However, the Act does not apply to certain professions, including professional athletes and professional entertainers, and many states have guidance regarding the method by which non-resident professional athletes must determine the amount of income subject to tax in a particular jurisdiction. For example, the City of Detroit, which will be welcoming back the Detroit Pistons who return to downtown after playing the last 30 seasons in the suburbs, recently issued a Revenue Administrative Bulletin as a reminder that non-resident professional athletes are subject to the City of Detroit’s income tax on the income earned while working in the City and that employers must withhold and remit those taxes.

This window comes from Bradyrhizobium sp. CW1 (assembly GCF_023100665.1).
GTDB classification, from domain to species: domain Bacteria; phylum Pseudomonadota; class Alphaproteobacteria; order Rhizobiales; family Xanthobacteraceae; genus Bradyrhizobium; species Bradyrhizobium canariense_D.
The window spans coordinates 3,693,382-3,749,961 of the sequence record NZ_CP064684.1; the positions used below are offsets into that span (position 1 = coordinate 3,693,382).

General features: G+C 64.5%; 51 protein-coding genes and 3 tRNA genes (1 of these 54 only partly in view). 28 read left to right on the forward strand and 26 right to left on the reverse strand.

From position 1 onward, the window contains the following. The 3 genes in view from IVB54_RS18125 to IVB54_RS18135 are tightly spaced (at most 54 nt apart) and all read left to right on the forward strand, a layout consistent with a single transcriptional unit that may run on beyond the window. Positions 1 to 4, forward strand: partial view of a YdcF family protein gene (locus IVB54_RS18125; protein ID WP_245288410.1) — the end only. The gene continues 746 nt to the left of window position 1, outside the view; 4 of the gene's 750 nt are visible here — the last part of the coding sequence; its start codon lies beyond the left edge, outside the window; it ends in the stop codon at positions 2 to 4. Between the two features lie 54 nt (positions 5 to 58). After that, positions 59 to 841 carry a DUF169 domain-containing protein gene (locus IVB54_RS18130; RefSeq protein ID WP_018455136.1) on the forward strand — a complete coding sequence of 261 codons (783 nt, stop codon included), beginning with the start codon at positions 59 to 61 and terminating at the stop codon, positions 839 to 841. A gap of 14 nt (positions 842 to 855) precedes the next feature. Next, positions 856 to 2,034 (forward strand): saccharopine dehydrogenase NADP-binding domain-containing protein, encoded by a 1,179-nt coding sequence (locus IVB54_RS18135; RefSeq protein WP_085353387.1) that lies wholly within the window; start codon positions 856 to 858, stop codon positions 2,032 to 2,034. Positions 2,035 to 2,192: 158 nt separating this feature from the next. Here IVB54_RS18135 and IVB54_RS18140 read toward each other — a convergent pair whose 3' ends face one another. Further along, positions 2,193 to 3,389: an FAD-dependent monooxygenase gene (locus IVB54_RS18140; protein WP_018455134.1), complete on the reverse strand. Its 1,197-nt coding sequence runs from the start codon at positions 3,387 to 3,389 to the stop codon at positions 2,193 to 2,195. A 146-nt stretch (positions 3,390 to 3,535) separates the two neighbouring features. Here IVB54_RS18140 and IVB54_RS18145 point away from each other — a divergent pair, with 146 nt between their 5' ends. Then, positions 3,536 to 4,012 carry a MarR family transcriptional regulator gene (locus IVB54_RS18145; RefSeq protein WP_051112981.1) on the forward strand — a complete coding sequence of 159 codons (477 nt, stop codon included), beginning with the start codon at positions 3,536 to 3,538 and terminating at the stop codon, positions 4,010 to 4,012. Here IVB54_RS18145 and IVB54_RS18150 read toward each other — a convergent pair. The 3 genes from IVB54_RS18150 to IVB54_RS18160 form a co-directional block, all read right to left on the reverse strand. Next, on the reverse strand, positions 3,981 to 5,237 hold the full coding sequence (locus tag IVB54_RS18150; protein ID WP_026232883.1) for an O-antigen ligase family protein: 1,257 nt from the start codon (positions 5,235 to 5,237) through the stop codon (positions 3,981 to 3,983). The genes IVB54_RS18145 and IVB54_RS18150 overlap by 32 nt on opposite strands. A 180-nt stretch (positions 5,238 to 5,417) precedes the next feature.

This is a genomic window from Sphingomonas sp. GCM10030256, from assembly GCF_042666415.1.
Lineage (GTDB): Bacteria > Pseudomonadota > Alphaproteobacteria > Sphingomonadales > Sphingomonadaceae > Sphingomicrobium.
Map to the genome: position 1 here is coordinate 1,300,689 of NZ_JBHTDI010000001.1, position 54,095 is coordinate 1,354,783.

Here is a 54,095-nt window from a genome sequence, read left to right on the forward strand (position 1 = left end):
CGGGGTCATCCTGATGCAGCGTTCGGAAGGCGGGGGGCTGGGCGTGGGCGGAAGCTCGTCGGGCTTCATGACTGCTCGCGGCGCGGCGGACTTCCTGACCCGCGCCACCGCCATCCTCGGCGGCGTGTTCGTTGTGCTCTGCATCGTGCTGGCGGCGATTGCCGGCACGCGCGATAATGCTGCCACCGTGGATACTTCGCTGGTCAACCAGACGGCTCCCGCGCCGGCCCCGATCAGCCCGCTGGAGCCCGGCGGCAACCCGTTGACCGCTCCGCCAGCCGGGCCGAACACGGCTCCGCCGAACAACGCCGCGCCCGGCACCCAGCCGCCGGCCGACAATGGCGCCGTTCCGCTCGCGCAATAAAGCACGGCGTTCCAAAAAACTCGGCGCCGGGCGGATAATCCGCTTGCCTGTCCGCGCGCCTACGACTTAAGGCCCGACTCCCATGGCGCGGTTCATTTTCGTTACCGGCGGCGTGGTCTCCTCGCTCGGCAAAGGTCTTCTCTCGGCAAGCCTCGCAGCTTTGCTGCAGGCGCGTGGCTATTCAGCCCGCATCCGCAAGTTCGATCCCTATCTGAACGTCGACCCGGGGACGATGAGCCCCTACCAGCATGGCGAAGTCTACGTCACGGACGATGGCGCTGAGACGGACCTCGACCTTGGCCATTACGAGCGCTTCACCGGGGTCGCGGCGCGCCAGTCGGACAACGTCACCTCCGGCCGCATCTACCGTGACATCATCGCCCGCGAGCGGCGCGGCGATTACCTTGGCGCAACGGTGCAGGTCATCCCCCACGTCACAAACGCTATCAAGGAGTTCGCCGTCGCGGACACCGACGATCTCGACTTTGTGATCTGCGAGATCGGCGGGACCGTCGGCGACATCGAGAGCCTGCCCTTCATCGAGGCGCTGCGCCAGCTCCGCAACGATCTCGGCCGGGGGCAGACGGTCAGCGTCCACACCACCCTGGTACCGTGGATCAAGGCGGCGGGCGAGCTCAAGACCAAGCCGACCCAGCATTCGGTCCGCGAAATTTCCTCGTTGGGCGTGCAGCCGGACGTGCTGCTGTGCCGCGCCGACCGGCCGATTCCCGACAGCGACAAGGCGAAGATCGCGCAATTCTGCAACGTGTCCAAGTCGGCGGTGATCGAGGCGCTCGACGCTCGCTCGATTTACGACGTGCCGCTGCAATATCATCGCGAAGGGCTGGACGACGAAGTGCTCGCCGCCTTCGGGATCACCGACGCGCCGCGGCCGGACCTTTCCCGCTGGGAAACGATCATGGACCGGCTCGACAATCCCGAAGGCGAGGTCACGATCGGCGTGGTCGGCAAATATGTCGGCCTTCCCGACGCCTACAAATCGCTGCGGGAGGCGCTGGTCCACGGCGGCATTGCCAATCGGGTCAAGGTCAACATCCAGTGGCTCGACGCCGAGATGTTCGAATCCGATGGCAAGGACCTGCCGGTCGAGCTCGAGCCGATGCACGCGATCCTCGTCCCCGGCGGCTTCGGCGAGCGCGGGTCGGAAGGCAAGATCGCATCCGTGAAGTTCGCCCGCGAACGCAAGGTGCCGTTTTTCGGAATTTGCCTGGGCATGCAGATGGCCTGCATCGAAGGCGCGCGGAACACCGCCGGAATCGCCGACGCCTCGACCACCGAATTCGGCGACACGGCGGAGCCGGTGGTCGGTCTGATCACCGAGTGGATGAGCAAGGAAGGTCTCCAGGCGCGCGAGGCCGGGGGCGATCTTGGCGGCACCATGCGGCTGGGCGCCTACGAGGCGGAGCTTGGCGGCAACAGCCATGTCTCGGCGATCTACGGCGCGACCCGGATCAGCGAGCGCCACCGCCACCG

As the guidance explains, however, not all of the non-resident athlete’s compensation is subject to the City income tax. Non-resident professional athletes apportion their taxable compensation before determining any local income tax. Pursuant to the Bulletin, non-resident athletes should determine their apportionment percentage based on the ratio of days attributable to the services performed in the City of Detroit. The denominator of this ratio, referred to as “duty days,” includes the total number of days in an athlete’s season (including pre-season games, regular season games, post-season games, practice days, official team meetings, official training camps, all-star games or even days spent traveling on official team business). The City has issued a standard number of “default duty days” for various sport seasons that do not require additional records or support. For example, the default duty days for a football season include 119 days.  The numerator of the ratio, referred to as “city days” is any “duty day” in which the athlete is present in the City for any amount of time.